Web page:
Quinta de Vallado

Venturing off the mapped routes, we hiked through the valley about a mile to Quinta do Vallado, which is one of the top 100 wineries in the world. It is an establishment with deep roots in the Douro wine scene and a sleek vibe that captivates dating back to the 1800s. The journey on foot allowed us to see old ruins and beautiful scenery. We immersed ourselves in the experience. While hiking with a buzz is not something I would normally recommend, in this case, it worked out well for us. 

The Tasting 

While we didn’t make formal tasting reservations here, we were still able to try a bunch of wines. A 40-year port tasting of molasses and licorice. A young Alvarinho with racy acidity. A red with the depth of Mariana’s trench. Their tasting room overlooked the Douro and had a wall covered in their history. In the bottle shop, they even had a port wine that was one of their very first vintages from 1826. Overall the experience was great. 

Nevertheless, Quinta do Vallado is where my adventure hiking through the Douro Valley ended. After 6 miles and 5 glasses of wine, we opted for a cab ride to our next stop. 

Quinta Casa Amarela

Among all of the wineries we visited in the Douro, and all the wine shops in Porto too, Quinta Casa Amarela was the showstopper. It left an indelible mark upon my soul.  The wine maker, authentic and grounded, provided a private tour and a tasting session that felt like spending time with an old friend. He took us through the vineyard, which was humble in comparison to the ones we had just come from. We saw where they stomp the grapes, where the barrels were filled, and walked through his whole winemaking process. Listening to him talk about wine was the highlight for us. he made it seem as if it were living, breathing. The respect and love he had for his craft was present in the wines he gave us to taste, along with homemade snacks he served.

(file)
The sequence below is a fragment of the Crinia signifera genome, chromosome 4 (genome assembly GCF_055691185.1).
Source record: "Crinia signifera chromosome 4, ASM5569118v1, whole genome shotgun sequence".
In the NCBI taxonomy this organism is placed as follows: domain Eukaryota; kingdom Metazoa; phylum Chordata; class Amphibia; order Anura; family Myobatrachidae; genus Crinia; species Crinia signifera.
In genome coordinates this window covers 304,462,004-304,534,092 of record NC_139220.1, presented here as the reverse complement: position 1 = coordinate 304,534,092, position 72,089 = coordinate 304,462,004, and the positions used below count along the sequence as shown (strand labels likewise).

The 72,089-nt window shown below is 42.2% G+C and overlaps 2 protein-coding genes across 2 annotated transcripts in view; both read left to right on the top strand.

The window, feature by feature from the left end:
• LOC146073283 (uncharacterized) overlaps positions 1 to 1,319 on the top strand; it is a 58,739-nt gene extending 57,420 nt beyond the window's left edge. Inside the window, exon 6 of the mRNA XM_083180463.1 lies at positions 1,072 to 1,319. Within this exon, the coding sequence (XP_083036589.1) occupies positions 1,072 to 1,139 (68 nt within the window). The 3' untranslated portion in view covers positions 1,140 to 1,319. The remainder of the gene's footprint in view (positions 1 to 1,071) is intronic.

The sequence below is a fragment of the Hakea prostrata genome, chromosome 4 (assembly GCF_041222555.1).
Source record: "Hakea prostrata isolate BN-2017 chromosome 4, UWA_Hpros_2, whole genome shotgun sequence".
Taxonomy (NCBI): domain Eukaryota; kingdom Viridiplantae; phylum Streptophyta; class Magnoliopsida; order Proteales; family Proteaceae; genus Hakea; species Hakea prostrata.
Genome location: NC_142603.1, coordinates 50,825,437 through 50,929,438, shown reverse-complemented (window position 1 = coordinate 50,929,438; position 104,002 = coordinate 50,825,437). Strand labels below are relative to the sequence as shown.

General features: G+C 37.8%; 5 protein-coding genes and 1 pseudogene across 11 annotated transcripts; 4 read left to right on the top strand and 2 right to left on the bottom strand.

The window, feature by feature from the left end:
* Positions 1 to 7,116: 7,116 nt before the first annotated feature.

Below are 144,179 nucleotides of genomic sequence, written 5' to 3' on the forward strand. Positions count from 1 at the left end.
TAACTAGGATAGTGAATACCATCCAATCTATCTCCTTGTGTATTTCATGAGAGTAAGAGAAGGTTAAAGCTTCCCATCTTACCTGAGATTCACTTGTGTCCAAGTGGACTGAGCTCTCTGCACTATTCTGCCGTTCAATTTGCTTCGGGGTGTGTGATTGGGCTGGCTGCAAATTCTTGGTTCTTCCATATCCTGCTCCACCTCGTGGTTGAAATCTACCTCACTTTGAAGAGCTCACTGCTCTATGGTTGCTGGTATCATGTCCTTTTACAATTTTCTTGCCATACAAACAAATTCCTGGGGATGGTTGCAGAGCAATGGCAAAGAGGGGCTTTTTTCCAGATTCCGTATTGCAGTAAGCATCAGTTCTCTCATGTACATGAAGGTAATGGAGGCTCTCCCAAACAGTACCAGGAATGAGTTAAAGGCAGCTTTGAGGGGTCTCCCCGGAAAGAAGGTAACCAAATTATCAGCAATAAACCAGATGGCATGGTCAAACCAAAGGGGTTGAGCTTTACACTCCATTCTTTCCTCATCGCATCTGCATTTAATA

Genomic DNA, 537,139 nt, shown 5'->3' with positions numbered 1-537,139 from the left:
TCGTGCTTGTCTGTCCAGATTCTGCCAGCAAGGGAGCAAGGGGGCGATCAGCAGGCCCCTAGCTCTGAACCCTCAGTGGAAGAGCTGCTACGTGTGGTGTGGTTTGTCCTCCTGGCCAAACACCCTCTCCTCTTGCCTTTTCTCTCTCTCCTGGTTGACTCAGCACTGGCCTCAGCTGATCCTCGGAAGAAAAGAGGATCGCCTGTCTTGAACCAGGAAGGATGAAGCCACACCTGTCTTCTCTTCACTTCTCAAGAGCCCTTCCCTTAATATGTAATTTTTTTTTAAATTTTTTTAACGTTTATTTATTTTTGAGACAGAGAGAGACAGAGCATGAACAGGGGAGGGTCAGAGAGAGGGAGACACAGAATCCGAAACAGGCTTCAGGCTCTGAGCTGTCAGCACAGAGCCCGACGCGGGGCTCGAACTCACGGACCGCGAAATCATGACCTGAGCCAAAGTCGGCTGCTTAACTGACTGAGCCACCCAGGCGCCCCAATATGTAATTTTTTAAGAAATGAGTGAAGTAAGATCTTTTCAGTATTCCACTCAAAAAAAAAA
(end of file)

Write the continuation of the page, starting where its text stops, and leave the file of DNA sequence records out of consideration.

After talking with him for over 3 hours, we learned that he only makes around 300 cases of wine each year, and never sells them to mass producers. The other thing is, most of his bottles are only around $30-40 USD and the taste is better than the most highly rated wines I’ve tried that typically go for $100-200 a bottle. We ended up buying as many bottles as our backpacks could hold, including his favorite from 2014.  If we had more room, or if we weren’t two broke 20-something year olds, we would’ve bought his entire collection. 

Immersed in his storytelling and wines, we realized that time flew by and that we might miss our train back to Porto. He offered to give us a ride back into town and we accepted, jumping in his old pickup truck. On the train ride back we looked at each other as if to say “Did that really just happen?” 

Final Thoughts

The Douro Valley is the perfect place for anyone seeking authentic wines, hearty food, and outdoorsy adventures, minus any pretense. My adventure hiking through the Douro Valley in Portugal ended up not just being a detour, but the highlight of my trip. It was the kind of adventure that stays with you long after you’ve come home. For those seeking adventure and knowledge from earnest hands, the Douro Valley awaits.